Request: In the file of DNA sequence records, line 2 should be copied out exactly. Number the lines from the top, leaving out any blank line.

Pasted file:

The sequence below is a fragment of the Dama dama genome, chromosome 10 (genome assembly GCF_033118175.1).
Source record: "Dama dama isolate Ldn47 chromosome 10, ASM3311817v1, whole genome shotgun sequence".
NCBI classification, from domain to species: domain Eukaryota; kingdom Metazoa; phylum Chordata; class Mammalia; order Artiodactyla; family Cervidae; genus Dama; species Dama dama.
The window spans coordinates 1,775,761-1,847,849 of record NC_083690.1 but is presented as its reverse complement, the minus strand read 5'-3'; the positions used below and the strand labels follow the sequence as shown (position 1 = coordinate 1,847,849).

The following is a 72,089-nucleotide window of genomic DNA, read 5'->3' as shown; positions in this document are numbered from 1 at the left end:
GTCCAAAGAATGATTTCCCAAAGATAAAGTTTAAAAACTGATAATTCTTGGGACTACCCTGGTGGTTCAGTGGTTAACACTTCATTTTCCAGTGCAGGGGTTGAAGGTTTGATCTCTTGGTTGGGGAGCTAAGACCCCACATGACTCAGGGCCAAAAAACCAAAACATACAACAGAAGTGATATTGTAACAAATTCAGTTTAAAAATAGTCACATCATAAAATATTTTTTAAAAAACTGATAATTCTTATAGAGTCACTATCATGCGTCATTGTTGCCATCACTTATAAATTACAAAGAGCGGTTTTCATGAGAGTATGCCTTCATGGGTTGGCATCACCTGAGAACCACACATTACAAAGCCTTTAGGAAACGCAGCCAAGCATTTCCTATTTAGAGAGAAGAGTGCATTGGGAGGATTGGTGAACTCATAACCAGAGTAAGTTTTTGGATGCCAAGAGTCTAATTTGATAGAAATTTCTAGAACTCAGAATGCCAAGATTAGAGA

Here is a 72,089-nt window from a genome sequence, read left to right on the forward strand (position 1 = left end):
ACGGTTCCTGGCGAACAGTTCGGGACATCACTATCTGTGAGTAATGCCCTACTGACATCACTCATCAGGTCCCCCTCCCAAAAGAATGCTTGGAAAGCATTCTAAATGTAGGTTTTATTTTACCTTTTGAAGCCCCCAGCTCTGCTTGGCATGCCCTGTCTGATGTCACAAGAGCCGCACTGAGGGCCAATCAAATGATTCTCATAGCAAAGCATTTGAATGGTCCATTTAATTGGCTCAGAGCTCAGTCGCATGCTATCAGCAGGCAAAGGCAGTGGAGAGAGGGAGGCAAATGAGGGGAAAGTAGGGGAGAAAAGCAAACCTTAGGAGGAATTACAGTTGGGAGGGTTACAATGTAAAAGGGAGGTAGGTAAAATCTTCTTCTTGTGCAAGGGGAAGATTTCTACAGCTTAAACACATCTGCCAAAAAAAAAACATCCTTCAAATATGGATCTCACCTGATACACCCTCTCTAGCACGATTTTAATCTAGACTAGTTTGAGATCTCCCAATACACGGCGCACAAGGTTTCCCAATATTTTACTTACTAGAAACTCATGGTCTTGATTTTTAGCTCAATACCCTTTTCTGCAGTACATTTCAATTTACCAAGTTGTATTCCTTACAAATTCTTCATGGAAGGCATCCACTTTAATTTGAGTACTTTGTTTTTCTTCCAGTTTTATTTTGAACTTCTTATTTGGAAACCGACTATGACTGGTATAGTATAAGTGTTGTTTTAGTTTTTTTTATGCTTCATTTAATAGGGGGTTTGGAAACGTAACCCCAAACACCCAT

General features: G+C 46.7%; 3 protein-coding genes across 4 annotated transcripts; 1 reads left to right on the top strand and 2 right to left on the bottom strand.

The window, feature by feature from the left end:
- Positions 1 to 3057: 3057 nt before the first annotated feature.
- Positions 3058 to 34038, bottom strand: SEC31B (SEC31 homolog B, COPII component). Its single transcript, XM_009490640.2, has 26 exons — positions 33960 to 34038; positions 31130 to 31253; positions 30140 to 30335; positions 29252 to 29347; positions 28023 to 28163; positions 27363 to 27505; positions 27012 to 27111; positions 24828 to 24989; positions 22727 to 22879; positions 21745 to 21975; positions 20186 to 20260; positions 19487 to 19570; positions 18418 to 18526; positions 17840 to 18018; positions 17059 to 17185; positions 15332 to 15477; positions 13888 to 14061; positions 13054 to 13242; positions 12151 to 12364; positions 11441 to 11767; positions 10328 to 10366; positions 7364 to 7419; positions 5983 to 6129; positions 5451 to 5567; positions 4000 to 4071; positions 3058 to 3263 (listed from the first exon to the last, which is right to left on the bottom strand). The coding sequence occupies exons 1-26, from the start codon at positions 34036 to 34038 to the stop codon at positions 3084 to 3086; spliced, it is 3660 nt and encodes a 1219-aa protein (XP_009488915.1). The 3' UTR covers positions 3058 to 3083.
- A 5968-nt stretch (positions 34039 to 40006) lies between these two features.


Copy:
Source record: "Dama dama isolate Ldn47 chromosome 10, ASM3311817v1, whole genome shotgun sequence".